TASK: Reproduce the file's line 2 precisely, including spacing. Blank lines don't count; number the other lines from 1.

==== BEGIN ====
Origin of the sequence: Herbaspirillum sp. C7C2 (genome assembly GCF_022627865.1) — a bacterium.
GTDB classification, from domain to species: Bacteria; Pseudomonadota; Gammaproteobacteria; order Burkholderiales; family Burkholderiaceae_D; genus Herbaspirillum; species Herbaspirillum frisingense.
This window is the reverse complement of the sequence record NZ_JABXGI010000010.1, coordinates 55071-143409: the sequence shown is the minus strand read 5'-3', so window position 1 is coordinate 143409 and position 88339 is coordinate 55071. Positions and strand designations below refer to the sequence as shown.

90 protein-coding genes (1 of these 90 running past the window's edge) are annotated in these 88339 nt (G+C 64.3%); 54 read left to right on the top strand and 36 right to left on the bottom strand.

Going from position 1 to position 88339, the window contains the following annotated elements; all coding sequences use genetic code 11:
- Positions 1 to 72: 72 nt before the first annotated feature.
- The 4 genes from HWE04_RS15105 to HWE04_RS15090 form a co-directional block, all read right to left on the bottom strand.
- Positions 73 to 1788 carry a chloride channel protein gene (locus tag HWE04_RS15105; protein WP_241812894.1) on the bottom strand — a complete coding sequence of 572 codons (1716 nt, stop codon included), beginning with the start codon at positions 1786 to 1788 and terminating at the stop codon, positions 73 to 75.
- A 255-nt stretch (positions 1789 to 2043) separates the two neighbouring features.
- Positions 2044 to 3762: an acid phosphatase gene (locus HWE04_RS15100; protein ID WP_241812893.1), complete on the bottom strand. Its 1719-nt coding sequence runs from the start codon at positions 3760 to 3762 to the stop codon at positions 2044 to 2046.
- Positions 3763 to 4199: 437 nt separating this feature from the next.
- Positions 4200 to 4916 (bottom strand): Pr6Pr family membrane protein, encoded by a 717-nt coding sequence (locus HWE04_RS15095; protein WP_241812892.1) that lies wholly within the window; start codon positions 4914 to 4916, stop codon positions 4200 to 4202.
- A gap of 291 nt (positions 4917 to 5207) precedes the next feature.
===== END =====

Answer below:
GTDB classification, from domain to species: Bacteria; Pseudomonadota; Gammaproteobacteria; order Burkholderiales; family Burkholderiaceae_D; genus Herbaspirillum; species Herbaspirillum frisingense.